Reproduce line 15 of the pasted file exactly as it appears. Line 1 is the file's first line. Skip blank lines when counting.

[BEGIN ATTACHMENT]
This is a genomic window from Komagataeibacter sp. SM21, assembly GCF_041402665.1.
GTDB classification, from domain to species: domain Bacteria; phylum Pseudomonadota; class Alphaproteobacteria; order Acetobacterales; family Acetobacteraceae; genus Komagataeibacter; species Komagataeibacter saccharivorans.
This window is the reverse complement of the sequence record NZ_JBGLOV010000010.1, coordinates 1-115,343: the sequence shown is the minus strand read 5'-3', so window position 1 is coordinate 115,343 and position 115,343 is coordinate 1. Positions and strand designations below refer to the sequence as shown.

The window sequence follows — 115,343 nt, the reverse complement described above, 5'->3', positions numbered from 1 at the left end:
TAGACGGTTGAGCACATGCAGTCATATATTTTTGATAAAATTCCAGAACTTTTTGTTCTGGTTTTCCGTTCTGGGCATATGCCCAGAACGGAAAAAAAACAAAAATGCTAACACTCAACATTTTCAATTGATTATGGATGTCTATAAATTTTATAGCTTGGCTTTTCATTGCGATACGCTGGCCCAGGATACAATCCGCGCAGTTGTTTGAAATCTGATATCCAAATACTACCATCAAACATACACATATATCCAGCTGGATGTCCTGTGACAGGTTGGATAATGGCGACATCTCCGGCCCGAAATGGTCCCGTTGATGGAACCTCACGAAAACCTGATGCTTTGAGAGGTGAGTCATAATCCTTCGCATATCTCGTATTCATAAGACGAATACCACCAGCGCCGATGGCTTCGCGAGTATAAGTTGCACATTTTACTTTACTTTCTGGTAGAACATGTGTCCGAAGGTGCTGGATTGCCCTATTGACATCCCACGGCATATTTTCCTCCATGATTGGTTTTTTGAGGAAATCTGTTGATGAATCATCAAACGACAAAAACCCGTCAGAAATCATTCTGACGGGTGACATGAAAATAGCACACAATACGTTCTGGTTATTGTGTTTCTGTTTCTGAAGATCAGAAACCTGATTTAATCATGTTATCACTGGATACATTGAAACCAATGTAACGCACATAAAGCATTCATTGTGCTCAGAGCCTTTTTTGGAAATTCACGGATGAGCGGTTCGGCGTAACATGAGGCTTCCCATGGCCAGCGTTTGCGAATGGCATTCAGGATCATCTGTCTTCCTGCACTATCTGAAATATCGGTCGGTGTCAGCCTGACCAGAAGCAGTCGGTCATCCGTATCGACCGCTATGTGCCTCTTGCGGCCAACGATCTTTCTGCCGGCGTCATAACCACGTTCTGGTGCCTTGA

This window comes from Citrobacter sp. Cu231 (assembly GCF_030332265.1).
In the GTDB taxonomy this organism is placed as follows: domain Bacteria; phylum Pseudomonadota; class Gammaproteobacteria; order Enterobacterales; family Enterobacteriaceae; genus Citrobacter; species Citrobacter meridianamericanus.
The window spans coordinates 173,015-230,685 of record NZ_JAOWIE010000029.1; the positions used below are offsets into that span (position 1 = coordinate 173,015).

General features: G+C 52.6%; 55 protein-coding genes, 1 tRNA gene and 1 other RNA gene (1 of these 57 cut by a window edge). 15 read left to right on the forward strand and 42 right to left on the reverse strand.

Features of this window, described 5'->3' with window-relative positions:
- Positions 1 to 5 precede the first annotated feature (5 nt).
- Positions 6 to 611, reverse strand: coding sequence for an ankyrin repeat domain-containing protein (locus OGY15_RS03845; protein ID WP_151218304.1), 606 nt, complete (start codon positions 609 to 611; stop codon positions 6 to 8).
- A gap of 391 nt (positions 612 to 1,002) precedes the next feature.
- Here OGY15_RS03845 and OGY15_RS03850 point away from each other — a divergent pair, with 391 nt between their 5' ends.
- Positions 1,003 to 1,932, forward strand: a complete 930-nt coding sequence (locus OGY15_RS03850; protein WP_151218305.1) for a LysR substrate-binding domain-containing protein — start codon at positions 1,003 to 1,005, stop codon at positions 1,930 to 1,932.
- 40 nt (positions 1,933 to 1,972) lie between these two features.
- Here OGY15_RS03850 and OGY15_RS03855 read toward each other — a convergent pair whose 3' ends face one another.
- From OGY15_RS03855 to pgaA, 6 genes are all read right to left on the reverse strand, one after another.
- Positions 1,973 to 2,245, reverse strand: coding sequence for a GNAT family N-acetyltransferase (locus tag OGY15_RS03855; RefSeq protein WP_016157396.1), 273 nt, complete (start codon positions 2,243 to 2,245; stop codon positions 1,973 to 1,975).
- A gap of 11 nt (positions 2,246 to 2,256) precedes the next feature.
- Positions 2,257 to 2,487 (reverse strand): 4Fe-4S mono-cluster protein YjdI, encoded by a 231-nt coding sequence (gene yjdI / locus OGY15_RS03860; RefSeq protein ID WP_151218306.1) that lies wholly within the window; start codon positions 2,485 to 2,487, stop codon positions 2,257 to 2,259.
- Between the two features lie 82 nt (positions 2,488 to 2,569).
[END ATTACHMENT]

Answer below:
- Positions 1,003 to 1,932, forward strand: a complete 930-nt coding sequence (locus OGY15_RS03850; protein WP_151218305.1) for a LysR substrate-binding domain-containing protein — start codon at positions 1,003 to 1,005, stop codon at positions 1,930 to 1,932.